City councils are at the root of what ails Canada’s housing market – the lack of supply of homes. For decades, councils have prevented new housing through strict zoning rules that reserve the majority of residential land for the least amount of density possible, the detached house.
While there has been a recent nationwide rise in home building, it is not enough. In the hottest markets of Ontario and British Columbia, and across Canada as a whole, home building has been mostly below average in recent decades, measured against the population. This contrasts with building sprees in the later 1960s and 70s, according to Statistics Canada data.
This housing scarcity – alongside factors such as low interest rates – has propelled home prices to record highs. This is common across the Western world, where the same civic political dynamic exists, in which existing homeowners hold sway over councils and oppose new housing.
Some senior governments have started to do something about the problem. New Zealand last year legislated that every city lot where only one home is allowed will be able to host three as of this August. California last September passed several measures to increase housing density.
Ontario looked like it was about to do the same – but it caved to local pressures. Last December, Premier Doug Ford struck an expert task force to figure out how to get a lot more housing built quickly. The report in February called for the doubling of home construction over the next decade, in particular by allowing four homes on lots reserved for one.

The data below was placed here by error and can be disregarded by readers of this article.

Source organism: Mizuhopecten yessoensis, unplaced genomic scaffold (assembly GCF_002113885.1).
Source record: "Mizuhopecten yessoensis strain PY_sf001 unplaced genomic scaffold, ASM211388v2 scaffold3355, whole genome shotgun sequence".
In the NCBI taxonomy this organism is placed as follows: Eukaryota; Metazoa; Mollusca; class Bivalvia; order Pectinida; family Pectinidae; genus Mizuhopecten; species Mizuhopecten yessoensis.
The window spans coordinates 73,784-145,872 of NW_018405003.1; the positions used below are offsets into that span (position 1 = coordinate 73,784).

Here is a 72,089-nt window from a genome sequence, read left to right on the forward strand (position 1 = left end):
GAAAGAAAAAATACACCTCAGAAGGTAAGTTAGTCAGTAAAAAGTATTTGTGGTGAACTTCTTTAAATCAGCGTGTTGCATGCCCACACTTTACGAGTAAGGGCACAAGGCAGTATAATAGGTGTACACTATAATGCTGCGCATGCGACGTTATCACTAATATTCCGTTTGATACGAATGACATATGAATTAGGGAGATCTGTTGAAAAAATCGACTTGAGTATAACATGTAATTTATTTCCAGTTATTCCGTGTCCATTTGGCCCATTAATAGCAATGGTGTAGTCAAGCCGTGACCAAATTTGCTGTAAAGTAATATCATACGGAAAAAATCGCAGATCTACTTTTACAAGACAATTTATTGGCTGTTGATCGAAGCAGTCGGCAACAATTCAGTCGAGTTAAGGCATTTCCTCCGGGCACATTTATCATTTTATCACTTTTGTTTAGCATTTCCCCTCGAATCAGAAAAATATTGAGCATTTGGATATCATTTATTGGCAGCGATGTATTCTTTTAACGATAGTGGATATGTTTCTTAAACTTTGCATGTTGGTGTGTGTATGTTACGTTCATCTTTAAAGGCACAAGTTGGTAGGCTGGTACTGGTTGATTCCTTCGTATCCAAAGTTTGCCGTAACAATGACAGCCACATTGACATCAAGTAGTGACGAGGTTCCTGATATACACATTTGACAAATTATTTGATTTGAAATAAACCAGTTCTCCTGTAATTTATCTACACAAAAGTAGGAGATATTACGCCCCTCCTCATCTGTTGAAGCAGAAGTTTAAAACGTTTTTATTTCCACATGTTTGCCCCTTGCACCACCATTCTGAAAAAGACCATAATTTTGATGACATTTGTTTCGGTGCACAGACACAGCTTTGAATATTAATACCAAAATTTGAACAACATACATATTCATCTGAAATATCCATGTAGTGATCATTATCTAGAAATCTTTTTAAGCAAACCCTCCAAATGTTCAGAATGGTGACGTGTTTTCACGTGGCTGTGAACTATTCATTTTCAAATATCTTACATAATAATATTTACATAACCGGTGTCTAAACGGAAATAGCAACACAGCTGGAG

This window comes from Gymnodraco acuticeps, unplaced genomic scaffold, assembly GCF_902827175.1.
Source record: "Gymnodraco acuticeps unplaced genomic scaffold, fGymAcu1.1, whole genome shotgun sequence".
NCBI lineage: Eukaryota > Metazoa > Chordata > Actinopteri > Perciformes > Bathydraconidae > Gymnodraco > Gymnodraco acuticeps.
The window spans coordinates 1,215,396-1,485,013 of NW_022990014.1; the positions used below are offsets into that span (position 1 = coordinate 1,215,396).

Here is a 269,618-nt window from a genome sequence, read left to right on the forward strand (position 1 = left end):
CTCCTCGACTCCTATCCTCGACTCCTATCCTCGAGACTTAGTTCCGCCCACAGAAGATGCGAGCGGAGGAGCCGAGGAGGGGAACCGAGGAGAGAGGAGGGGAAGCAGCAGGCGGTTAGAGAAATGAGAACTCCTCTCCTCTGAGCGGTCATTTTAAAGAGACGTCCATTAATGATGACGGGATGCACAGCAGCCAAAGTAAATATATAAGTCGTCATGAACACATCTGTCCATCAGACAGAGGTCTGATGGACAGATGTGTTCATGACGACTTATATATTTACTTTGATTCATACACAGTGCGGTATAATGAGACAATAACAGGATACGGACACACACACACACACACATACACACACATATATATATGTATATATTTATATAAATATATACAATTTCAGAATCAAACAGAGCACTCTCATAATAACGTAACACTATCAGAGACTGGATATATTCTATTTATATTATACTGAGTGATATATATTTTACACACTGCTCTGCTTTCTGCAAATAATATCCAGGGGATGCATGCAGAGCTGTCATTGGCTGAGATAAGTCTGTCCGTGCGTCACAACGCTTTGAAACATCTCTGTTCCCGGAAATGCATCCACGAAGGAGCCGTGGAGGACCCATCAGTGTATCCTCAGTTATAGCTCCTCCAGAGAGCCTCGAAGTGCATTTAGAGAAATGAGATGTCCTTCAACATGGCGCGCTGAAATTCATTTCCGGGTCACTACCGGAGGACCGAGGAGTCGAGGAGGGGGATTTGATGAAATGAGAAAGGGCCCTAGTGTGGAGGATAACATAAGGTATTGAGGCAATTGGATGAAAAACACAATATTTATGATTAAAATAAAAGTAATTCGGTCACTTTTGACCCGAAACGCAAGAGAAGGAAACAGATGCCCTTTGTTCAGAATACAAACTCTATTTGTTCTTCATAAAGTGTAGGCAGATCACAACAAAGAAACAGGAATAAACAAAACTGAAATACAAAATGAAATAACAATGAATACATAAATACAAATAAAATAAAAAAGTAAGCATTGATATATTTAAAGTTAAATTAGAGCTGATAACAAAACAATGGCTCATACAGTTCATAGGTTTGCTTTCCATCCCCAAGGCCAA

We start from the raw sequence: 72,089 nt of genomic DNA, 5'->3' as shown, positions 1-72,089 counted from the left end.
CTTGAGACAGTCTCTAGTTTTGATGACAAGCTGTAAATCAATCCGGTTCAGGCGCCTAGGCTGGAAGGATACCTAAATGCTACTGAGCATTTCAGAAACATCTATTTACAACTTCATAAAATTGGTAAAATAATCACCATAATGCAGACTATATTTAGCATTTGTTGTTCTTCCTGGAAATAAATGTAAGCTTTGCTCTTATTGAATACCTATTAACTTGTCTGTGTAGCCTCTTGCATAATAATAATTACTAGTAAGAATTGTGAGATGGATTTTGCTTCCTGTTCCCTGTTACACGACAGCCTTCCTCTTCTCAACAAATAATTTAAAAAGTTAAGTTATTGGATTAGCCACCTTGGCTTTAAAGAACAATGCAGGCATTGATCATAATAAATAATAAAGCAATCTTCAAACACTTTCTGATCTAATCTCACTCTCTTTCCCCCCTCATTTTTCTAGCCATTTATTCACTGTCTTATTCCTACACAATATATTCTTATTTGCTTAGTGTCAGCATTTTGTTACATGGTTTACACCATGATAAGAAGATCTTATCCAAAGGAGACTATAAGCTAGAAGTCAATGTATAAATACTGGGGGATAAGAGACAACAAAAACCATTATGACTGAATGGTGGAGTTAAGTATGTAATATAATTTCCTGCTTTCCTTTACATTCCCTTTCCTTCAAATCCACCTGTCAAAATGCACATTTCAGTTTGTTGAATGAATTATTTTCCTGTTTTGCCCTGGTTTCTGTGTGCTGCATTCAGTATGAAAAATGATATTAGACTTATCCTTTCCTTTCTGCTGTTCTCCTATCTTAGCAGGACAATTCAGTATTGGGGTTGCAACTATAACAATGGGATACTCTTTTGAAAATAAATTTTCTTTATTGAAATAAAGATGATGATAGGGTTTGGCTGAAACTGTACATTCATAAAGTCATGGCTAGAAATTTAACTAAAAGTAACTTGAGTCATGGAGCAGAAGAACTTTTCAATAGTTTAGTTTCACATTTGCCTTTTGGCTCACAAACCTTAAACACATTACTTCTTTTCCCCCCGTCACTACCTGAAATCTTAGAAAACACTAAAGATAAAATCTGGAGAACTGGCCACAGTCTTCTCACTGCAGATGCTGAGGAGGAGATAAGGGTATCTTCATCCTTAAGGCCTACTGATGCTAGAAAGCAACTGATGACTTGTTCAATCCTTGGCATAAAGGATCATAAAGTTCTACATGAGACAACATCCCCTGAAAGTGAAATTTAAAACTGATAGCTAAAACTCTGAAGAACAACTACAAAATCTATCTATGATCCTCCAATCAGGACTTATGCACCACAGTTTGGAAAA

But cities, fearing a loss of power, revolted. The mayor of Mississauga resorted to the usual scaremongering, that new homes would “dramatically change the nature of our neighbourhoods.”
Mr. Ford’s government, facing an election this spring, folded and, in tepid legislation introduced on Wednesday, mostly ignored the heralded housing report. What can be built where is still fully restricted.
Cities in B.C. are also fighting back. The NDP provincial government has said a “massive housing boom” is necessary. Last week, the Union of BC Municipalities issued a report that claimed housing is “not in short supply”.
It was a bald display of misused data. In one example, a chart shows home building at a current high. Everyone knows this. But the chart only goes back – conveniently – to 2000. If one looks back further, and adjusts for population, the picture is the opposite of what B.C. cities tried to argue.
Supply is the fundamental problem. But as this page noted last week, it can’t provide immediate relief. It will take time – if change actually happens.
What could shift things quickly is interest rates. In 2017-18, at the end of the last mania, rising rates helped cool prices. It could happen again. The outlook for rates has changed. The Bank of Canada last week hinted it could double its policy rate to 1 per cent in April – the first 0.5-percentage-point increase in 22 years. More hikes are expected thereafter.
Yet, as this page has said, even if prices fall a lot, homes will still be too expensive. They weren’t affordable even before the pandemic home-buying splurge.
Some governments are turning to smaller moves. Ontario this week increased its foreign-buyer tax to 20 per cent from 15, and it will now be applied across the province. But foreign buying is a nominal factor in a market dominated by domestic demand.
In B.C., the NDP is creating a “cooling off” period for people buying homes to allow for things like an inspection. That’s reasonable, but tangential to the real problems.
Canada’s housing market is out of control. Prices rising almost 30 per cent in a year should be a five-alarm fire for policy makers. A healthy, well-supplied housing market would see slow gains at the rate of economic growth, where people can buy or rent at fair prices. Housing is not supposed to be a casino.
Yes, supply is a broad term. All sorts of new construction is necessary, such as purpose-built affordable rentals, the kind Ottawa helped finance in the 1960s and 70s. Canada used to build a lot of housing.
While there is no singular answer, there are clear priorities – and in Ontario, Mr. Ford rejected the biggest one: getting rid of old rules that stop many more new homes from being built.
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